Saturday, May 9, 2015

Pic Collage: Another Favorite "Evergreen" App

I believe that using images helps most learners understand concepts better. Because of my belief, I use many sources of multimedia in my lab. Since getting our iPads in January, I have developed several academic tasks using Pic Collage.

Pic Collage is easy to use; after modelling the use of a few features, students are able to quickly create some worthwhile projects.



Our third graders study the civilization of ancient Egypt. This collage shows some of the important concepts they had been reading and discussing in their classroom.

After a review of image search parameters, students found copyright free images and saved them to their camera roll. Within Pic Collage, they chose layouts and imported the photos. They labelled each with the text feature and designed the textboxes. Lastly, they selected a background.

Students benefit from viewing examples with effective and poor elements of effective visual design. I encourage them to think about the use of space, size of elements, and legibility.






I am working with the fourth grade teachers to teach some geography of the United States. We are spending a few days learning about each of the regions. The textbook they use features the historic changes in agriculture in the Midwest region.

In this collage, the students took photographs of the images in their textbook with their iPad camera. I taught them how to crop images in the Photos app. I also provided a sentence prompt which they completed for each image they chose.

They arranged the photographs chronologically and added the text which they had written on their papers.



I plan to use this app with my first graders next rotation. They can take photographs of themselves showing either emotions or actions, then write their own labels.





Saturday, May 2, 2015

Catching Up!

Where have the past four months gone? We became a 1:1 iPad school in January. As the Technology Integrationist for my school, I have been extremely busy. Too busy for writing blog posts, so it seems. I am attempting to catch up a bit now, highlighting some of my favorite work done in my lab and in the classrooms I support.

One of my favorite apps is Educreations. This app belongs in the category of "Evergreen apps", a term I was introduced to by Tom Daccord at ISTE 2014. Evergreen apps are non-subject apps that can be used to create. The creation features in Educreations include drawing, writing, using images and speaking.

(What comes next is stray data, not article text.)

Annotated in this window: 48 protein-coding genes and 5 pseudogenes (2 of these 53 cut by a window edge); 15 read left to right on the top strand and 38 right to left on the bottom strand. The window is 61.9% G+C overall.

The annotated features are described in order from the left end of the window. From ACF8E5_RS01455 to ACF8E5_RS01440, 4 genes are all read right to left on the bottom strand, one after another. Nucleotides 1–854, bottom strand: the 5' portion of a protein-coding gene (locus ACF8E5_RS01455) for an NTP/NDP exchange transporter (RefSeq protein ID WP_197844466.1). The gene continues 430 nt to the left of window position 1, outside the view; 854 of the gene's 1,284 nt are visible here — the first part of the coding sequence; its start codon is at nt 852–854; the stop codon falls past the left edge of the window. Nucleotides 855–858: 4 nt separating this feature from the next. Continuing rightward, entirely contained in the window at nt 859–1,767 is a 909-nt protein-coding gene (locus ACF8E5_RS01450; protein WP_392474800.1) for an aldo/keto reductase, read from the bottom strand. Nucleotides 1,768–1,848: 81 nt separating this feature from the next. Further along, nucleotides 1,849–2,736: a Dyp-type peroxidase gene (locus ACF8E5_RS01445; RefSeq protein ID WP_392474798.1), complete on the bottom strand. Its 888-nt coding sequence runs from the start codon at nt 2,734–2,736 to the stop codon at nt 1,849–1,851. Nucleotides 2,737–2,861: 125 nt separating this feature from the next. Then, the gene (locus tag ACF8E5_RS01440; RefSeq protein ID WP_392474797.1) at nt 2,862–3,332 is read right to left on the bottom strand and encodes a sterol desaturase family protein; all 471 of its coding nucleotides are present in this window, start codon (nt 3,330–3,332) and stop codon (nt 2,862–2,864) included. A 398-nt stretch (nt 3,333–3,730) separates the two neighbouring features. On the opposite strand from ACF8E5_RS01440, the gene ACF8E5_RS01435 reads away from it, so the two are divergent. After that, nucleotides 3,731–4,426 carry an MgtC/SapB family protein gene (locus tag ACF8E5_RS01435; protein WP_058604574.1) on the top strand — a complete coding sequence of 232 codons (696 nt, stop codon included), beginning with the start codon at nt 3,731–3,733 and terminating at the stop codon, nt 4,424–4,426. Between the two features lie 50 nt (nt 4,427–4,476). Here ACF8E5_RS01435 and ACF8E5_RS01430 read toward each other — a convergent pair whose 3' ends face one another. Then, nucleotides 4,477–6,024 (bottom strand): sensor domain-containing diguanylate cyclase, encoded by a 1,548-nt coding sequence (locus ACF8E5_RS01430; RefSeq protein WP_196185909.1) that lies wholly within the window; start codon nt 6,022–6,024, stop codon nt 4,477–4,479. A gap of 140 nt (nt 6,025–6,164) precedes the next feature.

Here are some examples:
4th graders were working with unit conversions
1st graders illustrated fact families










K's wrote a number, then those that come before/after
1st graders worked on addition

 









Recording and reflections on a poem













All work is saved as videos, allowing for voice narration. Using a free classroom account, teachers can model tasks for students. The recordings are easily shared with students. These lessons can be a great way to provide support for work in centers or to individual students based on their needs. All student work gets sent to the teacher.

I think of Educreations as a digital whiteboard with loads of extras. In the SAMR model, it definitely can be used for Redefinition of tasks.




Thursday, January 1, 2015

Bulletin Boards 2.0

I am not a fan of bulletin boards. I see them as static wastes of space as they are used in many classrooms and a contributor to the practice of visual over stimulation. However, there are instances in which bulletin boards can convey useful information. This post describes my latest attempt to do so.

I teach in a computer lab. I rarely print student work. My students use Google Apps and other applications that allow them to save their work digitally. My newest bulletin board takes advantage of QR codes to display student work. Using this method, students, parents and teachers can view projects done by themselves and others. They will be able to see the array of skills used and how work changes from Kindergarten through grade 5.









I have shown the ISTE NETS with Creative Commons images arranged over a cloth backing. I have just begun to attach QR codes for representative student samples and rubrics. In the center, I gave an explanation guiding people how to view the work. My next step is to provide a brief label for each QR code.








We are becoming a 1:1 iPad school later this month. With all students having the ability to generate QR codes and scan them, I plan on adding many more pieces of student work and rubrics. I like the fact that this bulletin board is capable of communicating a lot of information.

Tuesday, October 28, 2014

Partner work

I am currently a big fan of students working in partnerships. I am finding many advantages of cooperative work in my computer lab. My fourth graders are currently working on Google drawings which illustrate and explain how to play a variety of sports.